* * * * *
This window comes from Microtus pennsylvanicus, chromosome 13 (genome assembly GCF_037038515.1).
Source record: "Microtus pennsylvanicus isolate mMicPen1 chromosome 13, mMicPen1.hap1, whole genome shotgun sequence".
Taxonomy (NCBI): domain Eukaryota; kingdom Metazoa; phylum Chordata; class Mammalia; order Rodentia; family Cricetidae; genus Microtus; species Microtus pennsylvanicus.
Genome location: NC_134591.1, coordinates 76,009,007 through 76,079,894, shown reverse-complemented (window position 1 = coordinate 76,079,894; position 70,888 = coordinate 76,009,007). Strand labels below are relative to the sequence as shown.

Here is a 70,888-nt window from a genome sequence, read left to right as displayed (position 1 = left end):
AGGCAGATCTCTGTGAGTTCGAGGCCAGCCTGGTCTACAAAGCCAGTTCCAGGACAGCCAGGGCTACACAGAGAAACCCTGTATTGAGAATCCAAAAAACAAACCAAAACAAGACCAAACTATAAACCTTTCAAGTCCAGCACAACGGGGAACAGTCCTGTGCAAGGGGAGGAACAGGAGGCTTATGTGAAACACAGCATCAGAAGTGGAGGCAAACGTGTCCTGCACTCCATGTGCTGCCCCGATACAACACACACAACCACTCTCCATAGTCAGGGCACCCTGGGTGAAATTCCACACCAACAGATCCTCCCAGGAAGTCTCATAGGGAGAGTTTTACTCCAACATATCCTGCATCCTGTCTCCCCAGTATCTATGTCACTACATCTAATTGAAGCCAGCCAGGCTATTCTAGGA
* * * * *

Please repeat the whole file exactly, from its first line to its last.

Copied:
This window comes from Microtus pennsylvanicus, chromosome 13 (genome assembly GCF_037038515.1).
Source record: "Microtus pennsylvanicus isolate mMicPen1 chromosome 13, mMicPen1.hap1, whole genome shotgun sequence".
Taxonomy (NCBI): domain Eukaryota; kingdom Metazoa; phylum Chordata; class Mammalia; order Rodentia; family Cricetidae; genus Microtus; species Microtus pennsylvanicus.
Genome location: NC_134591.1, coordinates 76,009,007 through 76,079,894, shown reverse-complemented (window position 1 = coordinate 76,079,894; position 70,888 = coordinate 76,009,007). Strand labels below are relative to the sequence as shown.

Here is a 70,888-nt window from a genome sequence, read left to right as displayed (position 1 = left end):
AGGCAGATCTCTGTGAGTTCGAGGCCAGCCTGGTCTACAAAGCCAGTTCCAGGACAGCCAGGGCTACACAGAGAAACCCTGTATTGAGAATCCAAAAAACAAACCAAAACAAGACCAAACTATAAACCTTTCAAGTCCAGCACAACGGGGAACAGTCCTGTGCAAGGGGAGGAACAGGAGGCTTATGTGAAACACAGCATCAGAAGTGGAGGCAAACGTGTCCTGCACTCCATGTGCTGCCCCGATACAACACACACAACCACTCTCCATAGTCAGGGCACCCTGGGTGAAATTCCACACCAACAGATCCTCCCAGGAAGTCTCATAGGGAGAGTTTTACTCCAACATATCCTGCATCCTGTCTCCCCAGTATCTATGTCACTACATCTAATTGAAGCCAGCCAGGCTATTCTAGGA